The American Legislative Exchange Council laid out its blueprint for 2015 at its annual meeting in early December, making public a plan that includes attacks on labor unions, paid sick leave, and minimum wage increases that have proven popular across the political spectrum.
Federal early child-care and education policies must require states to raise caretaker and teacher salaries, or else qualified workers will continue to struggle, earn less than they deserve for this vital work, or leave the field, while the children—at their most critical development stage—will receive lower quality care.
More than 300,000 wage and salary workers in California and New York are victims of wage theft, according to a new study by the U.S. Department of Labor.
Wisconsin business interests are publicly lobbying for state lawmakers to pass so-called right-to-work legislation, despite Gov. Scott Walker repeatedly stating that restricting collective bargaining rights would distract from his own legislative agenda.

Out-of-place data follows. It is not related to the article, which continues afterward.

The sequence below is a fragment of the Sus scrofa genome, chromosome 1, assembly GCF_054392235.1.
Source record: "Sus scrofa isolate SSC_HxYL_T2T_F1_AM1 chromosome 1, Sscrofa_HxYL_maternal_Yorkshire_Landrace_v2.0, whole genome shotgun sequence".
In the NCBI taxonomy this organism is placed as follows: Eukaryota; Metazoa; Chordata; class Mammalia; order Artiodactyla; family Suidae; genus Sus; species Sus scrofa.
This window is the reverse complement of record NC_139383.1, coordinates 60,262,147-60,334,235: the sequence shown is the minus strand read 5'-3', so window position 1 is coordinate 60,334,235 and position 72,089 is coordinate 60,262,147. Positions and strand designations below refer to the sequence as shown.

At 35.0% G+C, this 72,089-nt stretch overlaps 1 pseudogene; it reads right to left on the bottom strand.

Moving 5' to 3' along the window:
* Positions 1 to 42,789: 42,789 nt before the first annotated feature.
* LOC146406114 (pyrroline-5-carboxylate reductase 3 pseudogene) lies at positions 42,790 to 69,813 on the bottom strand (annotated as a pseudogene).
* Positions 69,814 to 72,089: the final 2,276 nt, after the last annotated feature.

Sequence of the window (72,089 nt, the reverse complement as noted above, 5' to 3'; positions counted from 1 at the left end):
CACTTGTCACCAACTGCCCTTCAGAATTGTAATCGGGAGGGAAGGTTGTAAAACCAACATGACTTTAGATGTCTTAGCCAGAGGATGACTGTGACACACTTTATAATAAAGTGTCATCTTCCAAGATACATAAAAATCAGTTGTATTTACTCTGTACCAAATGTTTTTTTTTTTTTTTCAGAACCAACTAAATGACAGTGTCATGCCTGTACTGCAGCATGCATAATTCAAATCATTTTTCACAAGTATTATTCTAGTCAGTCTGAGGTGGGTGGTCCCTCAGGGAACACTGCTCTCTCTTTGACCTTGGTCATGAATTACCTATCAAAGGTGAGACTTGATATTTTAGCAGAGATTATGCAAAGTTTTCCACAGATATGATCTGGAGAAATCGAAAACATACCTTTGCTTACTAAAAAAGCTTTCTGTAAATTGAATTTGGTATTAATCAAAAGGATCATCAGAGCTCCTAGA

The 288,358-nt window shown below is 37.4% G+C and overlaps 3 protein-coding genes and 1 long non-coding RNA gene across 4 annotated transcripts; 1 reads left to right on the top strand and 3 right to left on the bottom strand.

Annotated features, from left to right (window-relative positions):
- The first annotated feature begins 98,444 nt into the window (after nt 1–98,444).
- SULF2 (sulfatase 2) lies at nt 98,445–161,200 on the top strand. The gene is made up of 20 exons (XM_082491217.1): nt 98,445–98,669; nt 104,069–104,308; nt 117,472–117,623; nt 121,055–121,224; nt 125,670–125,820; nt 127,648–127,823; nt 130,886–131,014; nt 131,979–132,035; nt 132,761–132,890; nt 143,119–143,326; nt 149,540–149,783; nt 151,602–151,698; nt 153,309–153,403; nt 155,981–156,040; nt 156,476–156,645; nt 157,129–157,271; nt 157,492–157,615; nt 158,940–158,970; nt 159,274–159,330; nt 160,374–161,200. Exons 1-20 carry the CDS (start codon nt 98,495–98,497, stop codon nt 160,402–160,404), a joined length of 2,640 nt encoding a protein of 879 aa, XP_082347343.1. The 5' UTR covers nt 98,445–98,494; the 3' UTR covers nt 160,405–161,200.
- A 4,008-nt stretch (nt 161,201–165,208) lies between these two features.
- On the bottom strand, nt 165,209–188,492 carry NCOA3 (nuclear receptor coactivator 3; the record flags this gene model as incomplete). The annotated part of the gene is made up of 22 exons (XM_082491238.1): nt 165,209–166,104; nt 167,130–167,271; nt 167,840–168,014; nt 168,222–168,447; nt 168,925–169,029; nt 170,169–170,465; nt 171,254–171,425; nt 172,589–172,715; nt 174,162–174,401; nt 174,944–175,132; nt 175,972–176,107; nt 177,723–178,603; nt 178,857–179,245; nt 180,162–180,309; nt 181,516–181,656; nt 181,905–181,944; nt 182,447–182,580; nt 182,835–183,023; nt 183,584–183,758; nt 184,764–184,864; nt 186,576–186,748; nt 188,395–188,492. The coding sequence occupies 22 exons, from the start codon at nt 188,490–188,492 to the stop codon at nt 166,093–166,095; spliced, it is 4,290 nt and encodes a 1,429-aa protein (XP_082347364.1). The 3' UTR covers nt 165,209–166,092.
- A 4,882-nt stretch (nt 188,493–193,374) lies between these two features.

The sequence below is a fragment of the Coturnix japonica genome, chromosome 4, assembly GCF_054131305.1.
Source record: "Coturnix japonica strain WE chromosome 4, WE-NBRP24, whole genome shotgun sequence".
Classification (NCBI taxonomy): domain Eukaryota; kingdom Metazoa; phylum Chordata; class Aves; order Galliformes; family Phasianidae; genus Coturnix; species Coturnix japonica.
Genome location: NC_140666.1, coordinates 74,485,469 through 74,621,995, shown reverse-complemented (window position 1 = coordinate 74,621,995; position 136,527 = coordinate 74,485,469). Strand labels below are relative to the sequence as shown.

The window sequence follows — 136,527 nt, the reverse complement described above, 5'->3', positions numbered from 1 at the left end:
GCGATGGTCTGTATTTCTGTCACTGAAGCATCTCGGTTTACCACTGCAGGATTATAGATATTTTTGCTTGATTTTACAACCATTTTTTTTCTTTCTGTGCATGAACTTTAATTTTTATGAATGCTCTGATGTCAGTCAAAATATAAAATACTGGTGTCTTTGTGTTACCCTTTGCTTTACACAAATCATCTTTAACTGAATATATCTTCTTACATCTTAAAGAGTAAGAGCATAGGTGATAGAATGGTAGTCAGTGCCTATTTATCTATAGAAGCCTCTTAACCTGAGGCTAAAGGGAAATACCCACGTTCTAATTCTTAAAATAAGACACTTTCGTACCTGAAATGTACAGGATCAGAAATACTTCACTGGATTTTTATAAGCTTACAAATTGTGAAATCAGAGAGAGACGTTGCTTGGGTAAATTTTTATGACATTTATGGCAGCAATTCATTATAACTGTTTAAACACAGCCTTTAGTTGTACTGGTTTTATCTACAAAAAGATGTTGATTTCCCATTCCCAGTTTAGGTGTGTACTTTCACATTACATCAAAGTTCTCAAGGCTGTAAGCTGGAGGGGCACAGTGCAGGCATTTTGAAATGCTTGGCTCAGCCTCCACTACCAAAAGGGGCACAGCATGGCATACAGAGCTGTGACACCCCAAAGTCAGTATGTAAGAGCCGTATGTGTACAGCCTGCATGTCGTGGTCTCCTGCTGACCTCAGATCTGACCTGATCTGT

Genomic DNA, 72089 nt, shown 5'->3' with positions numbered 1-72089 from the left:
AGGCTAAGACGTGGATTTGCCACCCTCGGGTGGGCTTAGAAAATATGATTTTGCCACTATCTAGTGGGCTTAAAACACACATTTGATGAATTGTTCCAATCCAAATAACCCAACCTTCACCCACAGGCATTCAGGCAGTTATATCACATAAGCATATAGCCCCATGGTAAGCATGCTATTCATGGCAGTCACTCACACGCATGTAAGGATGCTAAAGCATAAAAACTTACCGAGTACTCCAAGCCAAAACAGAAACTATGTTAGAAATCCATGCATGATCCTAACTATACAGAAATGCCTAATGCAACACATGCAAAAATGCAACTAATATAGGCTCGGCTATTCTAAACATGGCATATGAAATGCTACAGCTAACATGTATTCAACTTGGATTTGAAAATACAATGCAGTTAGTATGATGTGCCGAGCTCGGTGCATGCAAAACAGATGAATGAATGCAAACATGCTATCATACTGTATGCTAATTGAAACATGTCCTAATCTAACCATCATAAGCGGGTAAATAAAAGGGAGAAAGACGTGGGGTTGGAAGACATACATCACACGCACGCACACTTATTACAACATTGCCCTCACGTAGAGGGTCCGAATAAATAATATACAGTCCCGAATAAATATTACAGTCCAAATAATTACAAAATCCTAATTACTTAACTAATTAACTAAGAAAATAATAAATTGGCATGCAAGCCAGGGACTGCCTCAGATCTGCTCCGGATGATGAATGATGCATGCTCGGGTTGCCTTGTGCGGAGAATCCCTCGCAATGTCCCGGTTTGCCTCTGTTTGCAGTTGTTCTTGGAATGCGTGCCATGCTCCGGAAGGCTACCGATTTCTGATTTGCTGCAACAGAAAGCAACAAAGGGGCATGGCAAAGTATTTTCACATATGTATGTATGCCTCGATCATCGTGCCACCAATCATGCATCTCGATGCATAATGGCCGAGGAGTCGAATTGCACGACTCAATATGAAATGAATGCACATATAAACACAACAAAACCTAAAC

Walmart, for the second consecutive year, is holding a holiday food drive for its own employees. The retail giant has decided once again that instead of raising the wages of its 2.1 million employees, it will ask workers with a bit more disposable income to donate food to their associates with less.
When Sen. Warren and Rep. George Miller invited Walmart workers to brief Congress on Tuesday about the retail giant’s abusive practices, the conversation was about more than just Walmart.
The holiday rush, expected to be a boon, exacerbates not so rosy conditions facing the majority of the nation’s 7.8 million retail sales workers and cashiers year-round.
Federal courts are increasingly recognizing Title VII protects against employment discrimination on the basis of sexual orientation, which is why a broad ruling in the Hobby Lobby case could be especially devastating.
A new report from the National Women’s Law Center argues, among other things, that Congress should pass the Fair Employment Protection Act to correct the narrow definition of a supervisor created by last summer’s Supreme Court decision in Vance v. Ball State University.
The seemingly non-controversial bill got derailed earlier this month when state legislators approved an amendment preventing local governments from passing new work leave policies, which could threaten the livelihood of survivors of domestic violence, crime, or abuse.